BATON ROUGE, La. (AP) — Even amid positive trends in Louisiana’s coronavirus outbreak, officials are grappling with a state death rate from the virus that appears higher than other states’ rates while outpacing Louisiana’s own modeling.
The Louisiana Department of Health offered reporters a first detailed look Friday at the state’s modeling of deaths from the COVID-19 disease caused by the coronavirus. And while Louisiana’s falling hospitalization rate is tracking the projected results for Gov. John Bel Edwards’ statewide stay-at-home order, the death rate is higher than expected.
More than 1,600 Louisiana residents have died from COVID-19, about 6% of all positive tests for the coronavirus announced so far in the state. But that testing data doesn’t reflect those who never develop symptoms and never get tested for the virus.
The health department estimates that 2% of Louisianans who contract COVID-19 are dying from it, based on modeling of the number of residents presumed to have been infected, said Jeanie Donovan, policy director for the agency.
The department is trying to determine why the death rate is double what was expected and varies considerably among regions of the state, she said.
Among the theories: Louisiana’s higher-than-average percentage of residents who have high blood pressure, obesity, chronic kidney disease and other health conditions may be a factor. Also the state may be seeing a larger share of older people and those with underlying health conditions being infected than the general population, which could skew the death rate, Donovan said.
The modeling details came amid the release of the state’s first estimates of recoveries from the coronavirus: nearly 15,000 people.
It also came as Edwards’ task force looking at how to address racial disparities in coronavirus statistics held its first meeting Friday. Edwards estimated Friday that African Americans account for close to 60% of the COVID-19 deaths in the state, although they make up roughly 32% of the state’s population.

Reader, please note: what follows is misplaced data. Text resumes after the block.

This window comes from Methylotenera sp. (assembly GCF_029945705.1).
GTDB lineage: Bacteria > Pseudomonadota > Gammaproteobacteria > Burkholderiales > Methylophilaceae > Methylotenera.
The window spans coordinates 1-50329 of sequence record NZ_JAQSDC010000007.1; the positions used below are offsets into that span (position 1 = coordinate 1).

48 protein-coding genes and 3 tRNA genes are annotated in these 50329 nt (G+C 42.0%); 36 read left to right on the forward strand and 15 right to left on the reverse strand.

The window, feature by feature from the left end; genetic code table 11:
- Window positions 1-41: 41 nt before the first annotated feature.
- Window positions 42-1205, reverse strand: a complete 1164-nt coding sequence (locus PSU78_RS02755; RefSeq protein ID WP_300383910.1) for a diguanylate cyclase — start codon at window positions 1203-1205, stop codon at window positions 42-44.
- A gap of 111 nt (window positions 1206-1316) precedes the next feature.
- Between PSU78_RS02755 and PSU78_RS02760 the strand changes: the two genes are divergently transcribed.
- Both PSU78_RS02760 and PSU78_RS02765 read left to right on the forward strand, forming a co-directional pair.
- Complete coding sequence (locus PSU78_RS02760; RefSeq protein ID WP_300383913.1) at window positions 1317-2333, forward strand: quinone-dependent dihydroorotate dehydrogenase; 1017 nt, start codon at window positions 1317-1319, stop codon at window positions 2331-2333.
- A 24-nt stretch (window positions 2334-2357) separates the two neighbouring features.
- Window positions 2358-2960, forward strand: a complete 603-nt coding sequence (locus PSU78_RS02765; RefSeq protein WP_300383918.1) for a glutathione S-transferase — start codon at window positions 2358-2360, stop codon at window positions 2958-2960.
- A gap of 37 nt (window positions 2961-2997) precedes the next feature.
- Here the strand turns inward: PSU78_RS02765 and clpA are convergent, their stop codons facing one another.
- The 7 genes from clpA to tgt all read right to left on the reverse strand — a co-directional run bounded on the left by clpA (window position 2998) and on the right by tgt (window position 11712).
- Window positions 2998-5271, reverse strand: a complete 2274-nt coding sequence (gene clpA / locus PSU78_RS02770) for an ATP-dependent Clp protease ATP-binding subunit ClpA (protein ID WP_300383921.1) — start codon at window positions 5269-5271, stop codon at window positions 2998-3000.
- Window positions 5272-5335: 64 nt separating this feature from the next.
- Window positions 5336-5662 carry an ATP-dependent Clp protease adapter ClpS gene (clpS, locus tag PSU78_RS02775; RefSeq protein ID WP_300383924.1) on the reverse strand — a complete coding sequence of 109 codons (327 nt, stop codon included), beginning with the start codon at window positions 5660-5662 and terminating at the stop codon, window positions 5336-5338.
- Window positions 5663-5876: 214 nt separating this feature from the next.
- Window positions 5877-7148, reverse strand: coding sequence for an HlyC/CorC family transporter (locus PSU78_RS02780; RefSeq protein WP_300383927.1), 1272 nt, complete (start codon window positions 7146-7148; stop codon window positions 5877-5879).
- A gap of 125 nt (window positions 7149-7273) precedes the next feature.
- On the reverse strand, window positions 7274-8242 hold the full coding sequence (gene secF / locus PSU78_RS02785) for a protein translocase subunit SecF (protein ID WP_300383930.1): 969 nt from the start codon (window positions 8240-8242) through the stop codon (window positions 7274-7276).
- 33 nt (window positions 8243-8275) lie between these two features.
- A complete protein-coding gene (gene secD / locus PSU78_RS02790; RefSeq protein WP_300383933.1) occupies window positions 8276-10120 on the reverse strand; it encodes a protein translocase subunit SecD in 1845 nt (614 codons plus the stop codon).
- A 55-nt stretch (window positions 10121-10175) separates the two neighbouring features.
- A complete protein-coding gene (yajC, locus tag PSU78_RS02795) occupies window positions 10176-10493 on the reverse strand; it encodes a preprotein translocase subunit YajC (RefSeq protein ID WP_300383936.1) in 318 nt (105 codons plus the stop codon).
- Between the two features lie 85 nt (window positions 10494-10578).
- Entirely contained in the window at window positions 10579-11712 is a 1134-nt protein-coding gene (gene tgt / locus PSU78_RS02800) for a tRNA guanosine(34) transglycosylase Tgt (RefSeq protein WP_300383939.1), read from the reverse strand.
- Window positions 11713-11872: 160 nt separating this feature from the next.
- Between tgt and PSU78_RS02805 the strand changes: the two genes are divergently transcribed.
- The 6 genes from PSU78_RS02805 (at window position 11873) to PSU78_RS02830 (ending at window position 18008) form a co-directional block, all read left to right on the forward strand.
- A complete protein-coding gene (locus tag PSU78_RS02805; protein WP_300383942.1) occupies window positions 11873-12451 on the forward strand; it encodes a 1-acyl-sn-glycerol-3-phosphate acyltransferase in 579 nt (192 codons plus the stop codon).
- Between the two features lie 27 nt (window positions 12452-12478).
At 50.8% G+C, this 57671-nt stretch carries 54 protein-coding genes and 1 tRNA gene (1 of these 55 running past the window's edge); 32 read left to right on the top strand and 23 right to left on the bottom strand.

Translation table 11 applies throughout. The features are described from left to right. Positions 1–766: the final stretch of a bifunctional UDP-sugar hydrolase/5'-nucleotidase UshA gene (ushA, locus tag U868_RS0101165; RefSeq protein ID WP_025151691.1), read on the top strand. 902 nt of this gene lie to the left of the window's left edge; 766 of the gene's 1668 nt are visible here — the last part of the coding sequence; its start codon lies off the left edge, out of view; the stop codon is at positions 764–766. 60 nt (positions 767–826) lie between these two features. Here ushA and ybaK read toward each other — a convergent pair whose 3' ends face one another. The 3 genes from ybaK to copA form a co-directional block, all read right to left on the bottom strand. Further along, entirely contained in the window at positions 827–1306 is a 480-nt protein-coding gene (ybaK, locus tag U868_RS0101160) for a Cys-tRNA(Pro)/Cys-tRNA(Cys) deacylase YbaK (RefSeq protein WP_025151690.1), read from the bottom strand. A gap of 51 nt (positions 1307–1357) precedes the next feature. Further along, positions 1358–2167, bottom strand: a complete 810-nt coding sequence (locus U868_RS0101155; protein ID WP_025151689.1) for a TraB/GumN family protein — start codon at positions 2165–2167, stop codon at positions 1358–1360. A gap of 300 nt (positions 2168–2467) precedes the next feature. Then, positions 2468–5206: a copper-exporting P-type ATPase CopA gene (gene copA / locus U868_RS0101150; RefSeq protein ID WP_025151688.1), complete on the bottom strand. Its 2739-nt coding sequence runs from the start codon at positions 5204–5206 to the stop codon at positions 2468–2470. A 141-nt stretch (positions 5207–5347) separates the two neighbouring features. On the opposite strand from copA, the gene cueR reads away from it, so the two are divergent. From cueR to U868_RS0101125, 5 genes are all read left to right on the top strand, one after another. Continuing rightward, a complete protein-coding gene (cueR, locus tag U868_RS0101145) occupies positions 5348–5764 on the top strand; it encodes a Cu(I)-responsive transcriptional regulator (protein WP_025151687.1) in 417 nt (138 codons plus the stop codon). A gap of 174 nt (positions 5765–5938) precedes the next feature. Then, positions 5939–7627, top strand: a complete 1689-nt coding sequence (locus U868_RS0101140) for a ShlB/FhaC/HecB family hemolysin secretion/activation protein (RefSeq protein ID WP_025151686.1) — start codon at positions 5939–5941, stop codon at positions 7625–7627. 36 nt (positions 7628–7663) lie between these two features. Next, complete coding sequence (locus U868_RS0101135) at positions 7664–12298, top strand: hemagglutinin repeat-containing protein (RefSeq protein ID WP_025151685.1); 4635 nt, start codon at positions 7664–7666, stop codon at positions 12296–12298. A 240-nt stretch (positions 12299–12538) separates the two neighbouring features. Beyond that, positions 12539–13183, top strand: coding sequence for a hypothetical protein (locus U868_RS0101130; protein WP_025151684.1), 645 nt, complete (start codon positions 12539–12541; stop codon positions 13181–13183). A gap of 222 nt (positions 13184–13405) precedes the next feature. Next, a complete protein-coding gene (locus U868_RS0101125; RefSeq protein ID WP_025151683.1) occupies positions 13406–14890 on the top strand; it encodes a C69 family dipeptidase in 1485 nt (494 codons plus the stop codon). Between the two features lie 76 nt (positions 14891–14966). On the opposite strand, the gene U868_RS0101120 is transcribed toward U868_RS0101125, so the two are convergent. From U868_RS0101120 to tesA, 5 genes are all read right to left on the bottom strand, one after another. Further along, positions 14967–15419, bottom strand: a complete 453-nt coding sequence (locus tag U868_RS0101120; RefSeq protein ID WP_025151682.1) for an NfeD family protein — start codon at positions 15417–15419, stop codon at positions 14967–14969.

Though other states are seeing similar coronavirus disparities, Louisiana’s Democratic governor said: “We shouldn’t take comfort just because we have company.”
Dr. Sandra Brown, a co-chair of the task force, said the group’s work will begin with analysis of volumes of data while the state works to continue ramping up testing. Edwards announced a $500,000 grant from charitable foundations to help fund the group’s work.
Edwards, meanwhile, is considering his next step as current rules restricting public gatherings and business closures near an April 30 expiration. He’s expected to make an announcement as early as Monday.
Republican U.S. Sen. Bill Cassidy, a doctor who joined Edwards for his daily briefing to reporters, said Louisiana’s death rate shouldn’t be a large factor in decisions about how to lift restrictions and reopen the economy.
More important factors, Cassidy said, are trends in hospitalization rates, ventilator usage and new infections.
In another coronavirus development, state officials Friday filed an appeal notice after a Baton Rouge-based federal judge gave them five days to submit a plan for improving hygiene and social distancing at the Rayburn Correctional Center in Washington Parish. U.S. District Judge Brian Jackson’s ruling came in a lawsuit originally filed in 2018 by an inmate challenging treatment of health conditions in prison.
The Corrections Department has reported three coronavirus-related state prison inmate deaths: two at the state penitentiary at Angola; and one at the Louisiana Correctional Institute for Women in St. Gabriel.
Louisiana’s number of known coronavirus infections increased by about 400 on Friday, surpassing 26,000 as the state continues efforts to increase testing. But hospitalizations continued to drop, falling below 1,700 Friday after peaking at 2,134 earlier this month. The number of patients needing ventilators was 286 Friday. It peaked at 571 in early April.
Edwards has rejected suggestions that there should be a parish-by-parish approach to reopening businesses. A proposed “framework” for reopening issued this week by nearly 50 local and state business groups also encourages a statewide approach.
Still, as similar discussions take place around the world, some officials want Edwards to adopt a parish-by-parish approach. Among them is Sen. Sharon Hewitt of Slidell, the leader of the Senate’s GOP delegation, who posted an online petition calling for that approach. Edwards has said his plan will be based on benchmarks in White House guidance.